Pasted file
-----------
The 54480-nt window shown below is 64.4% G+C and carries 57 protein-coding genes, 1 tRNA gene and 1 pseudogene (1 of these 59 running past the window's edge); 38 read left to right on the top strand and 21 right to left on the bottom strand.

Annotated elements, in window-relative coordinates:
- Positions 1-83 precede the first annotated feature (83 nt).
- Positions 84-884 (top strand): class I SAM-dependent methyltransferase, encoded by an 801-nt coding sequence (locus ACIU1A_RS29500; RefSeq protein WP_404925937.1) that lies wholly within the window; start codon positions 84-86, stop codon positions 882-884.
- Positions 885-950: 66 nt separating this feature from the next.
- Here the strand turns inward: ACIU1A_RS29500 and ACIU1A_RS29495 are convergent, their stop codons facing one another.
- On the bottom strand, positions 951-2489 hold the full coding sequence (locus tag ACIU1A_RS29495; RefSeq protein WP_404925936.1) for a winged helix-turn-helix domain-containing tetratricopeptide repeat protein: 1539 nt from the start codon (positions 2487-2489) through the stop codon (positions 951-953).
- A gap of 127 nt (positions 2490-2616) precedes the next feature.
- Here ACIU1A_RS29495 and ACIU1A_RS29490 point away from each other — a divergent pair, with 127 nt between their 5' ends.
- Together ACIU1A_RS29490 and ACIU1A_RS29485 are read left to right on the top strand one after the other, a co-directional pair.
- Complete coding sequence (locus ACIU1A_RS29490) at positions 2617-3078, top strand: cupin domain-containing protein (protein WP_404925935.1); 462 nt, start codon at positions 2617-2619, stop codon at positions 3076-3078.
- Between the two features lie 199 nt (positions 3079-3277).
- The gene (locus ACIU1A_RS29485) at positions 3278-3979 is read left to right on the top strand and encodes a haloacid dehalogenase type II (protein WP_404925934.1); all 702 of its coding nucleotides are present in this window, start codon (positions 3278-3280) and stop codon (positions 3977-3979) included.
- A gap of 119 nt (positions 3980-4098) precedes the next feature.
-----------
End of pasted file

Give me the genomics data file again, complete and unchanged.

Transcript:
The 54480-nt window shown below is 64.4% G+C and carries 57 protein-coding genes, 1 tRNA gene and 1 pseudogene (1 of these 59 running past the window's edge); 38 read left to right on the top strand and 21 right to left on the bottom strand.

Annotated elements, in window-relative coordinates:
- Positions 1-83 precede the first annotated feature (83 nt).
- Positions 84-884 (top strand): class I SAM-dependent methyltransferase, encoded by an 801-nt coding sequence (locus ACIU1A_RS29500; RefSeq protein WP_404925937.1) that lies wholly within the window; start codon positions 84-86, stop codon positions 882-884.
- Positions 885-950: 66 nt separating this feature from the next.
- Here the strand turns inward: ACIU1A_RS29500 and ACIU1A_RS29495 are convergent, their stop codons facing one another.
- On the bottom strand, positions 951-2489 hold the full coding sequence (locus tag ACIU1A_RS29495; RefSeq protein WP_404925936.1) for a winged helix-turn-helix domain-containing tetratricopeptide repeat protein: 1539 nt from the start codon (positions 2487-2489) through the stop codon (positions 951-953).
- A gap of 127 nt (positions 2490-2616) precedes the next feature.
- Here ACIU1A_RS29495 and ACIU1A_RS29490 point away from each other — a divergent pair, with 127 nt between their 5' ends.
- Together ACIU1A_RS29490 and ACIU1A_RS29485 are read left to right on the top strand one after the other, a co-directional pair.
- Complete coding sequence (locus ACIU1A_RS29490) at positions 2617-3078, top strand: cupin domain-containing protein (protein WP_404925935.1); 462 nt, start codon at positions 2617-2619, stop codon at positions 3076-3078.
- Between the two features lie 199 nt (positions 3079-3277).
- The gene (locus ACIU1A_RS29485) at positions 3278-3979 is read left to right on the top strand and encodes a haloacid dehalogenase type II (protein WP_404925934.1); all 702 of its coding nucleotides are present in this window, start codon (positions 3278-3280) and stop codon (positions 3977-3979) included.
- A gap of 119 nt (positions 3980-4098) precedes the next feature.